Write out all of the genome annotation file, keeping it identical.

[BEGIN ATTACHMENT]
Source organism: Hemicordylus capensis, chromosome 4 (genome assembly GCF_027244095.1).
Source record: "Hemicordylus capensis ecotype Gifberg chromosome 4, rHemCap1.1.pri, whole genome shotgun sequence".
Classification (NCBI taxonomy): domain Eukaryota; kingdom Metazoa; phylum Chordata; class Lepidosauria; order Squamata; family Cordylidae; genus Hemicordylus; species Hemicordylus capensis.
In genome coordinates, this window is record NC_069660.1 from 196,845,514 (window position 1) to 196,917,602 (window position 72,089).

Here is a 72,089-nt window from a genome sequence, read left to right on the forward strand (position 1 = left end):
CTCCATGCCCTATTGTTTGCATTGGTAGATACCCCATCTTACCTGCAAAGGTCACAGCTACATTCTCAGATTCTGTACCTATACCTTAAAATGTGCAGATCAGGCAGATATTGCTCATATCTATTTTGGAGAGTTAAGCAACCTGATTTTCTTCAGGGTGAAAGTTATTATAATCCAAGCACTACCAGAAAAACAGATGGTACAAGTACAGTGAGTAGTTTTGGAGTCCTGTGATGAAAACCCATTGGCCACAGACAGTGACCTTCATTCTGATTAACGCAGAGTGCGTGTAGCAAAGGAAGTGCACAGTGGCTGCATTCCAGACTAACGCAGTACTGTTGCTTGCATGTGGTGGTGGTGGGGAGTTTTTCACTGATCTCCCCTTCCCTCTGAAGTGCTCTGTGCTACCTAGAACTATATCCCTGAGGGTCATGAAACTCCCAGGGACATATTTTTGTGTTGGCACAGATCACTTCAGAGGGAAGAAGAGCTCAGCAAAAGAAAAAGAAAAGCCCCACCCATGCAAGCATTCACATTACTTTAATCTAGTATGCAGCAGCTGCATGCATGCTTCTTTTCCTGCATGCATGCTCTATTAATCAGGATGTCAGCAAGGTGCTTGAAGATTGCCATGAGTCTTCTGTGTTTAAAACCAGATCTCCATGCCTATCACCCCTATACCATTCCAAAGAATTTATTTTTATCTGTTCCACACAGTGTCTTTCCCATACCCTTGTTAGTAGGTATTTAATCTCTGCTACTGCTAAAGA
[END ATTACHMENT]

Source organism: Hemicordylus capensis, chromosome 4 (genome assembly GCF_027244095.1).
Source record: "Hemicordylus capensis ecotype Gifberg chromosome 4, rHemCap1.1.pri, whole genome shotgun sequence".
Classification (NCBI taxonomy): domain Eukaryota; kingdom Metazoa; phylum Chordata; class Lepidosauria; order Squamata; family Cordylidae; genus Hemicordylus; species Hemicordylus capensis.
In genome coordinates, this window is record NC_069660.1 from 196,845,514 (window position 1) to 196,917,602 (window position 72,089).

Here is a 72,089-nt window from a genome sequence, read left to right on the forward strand (position 1 = left end):
CTCCATGCCCTATTGTTTGCATTGGTAGATACCCCATCTTACCTGCAAAGGTCACAGCTACATTCTCAGATTCTGTACCTATACCTTAAAATGTGCAGATCAGGCAGATATTGCTCATATCTATTTTGGAGAGTTAAGCAACCTGATTTTCTTCAGGGTGAAAGTTATTATAATCCAAGCACTACCAGAAAAACAGATGGTACAAGTACAGTGAGTAGTTTTGGAGTCCTGTGATGAAAACCCATTGGCCACAGACAGTGACCTTCATTCTGATTAACGCAGAGTGCGTGTAGCAAAGGAAGTGCACAGTGGCTGCATTCCAGACTAACGCAGTACTGTTGCTTGCATGTGGTGGTGGTGGGGAGTTTTTCACTGATCTCCCCTTCCCTCTGAAGTGCTCTGTGCTACCTAGAACTATATCCCTGAGGGTCATGAAACTCCCAGGGACATATTTTTGTGTTGGCACAGATCACTTCAGAGGGAAGAAGAGCTCAGCAAAAGAAAAAGAAAAGCCCCACCCATGCAAGCATTCACATTACTTTAATCTAGTATGCAGCAGCTGCATGCATGCTTCTTTTCCTGCATGCATGCTCTATTAATCAGGATGTCAGCAAGGTGCTTGAAGATTGCCATGAGTCTTCTGTGTTTAAAACCAGATCTCCATGCCTATCACCCCTATACCATTCCAAAGAATTTATTTTTATCTGTTCCACACAGTGTCTTTCCCATACCCTTGTTAGTAGGTATTTAATCTCTGCTACTGCTAAAGA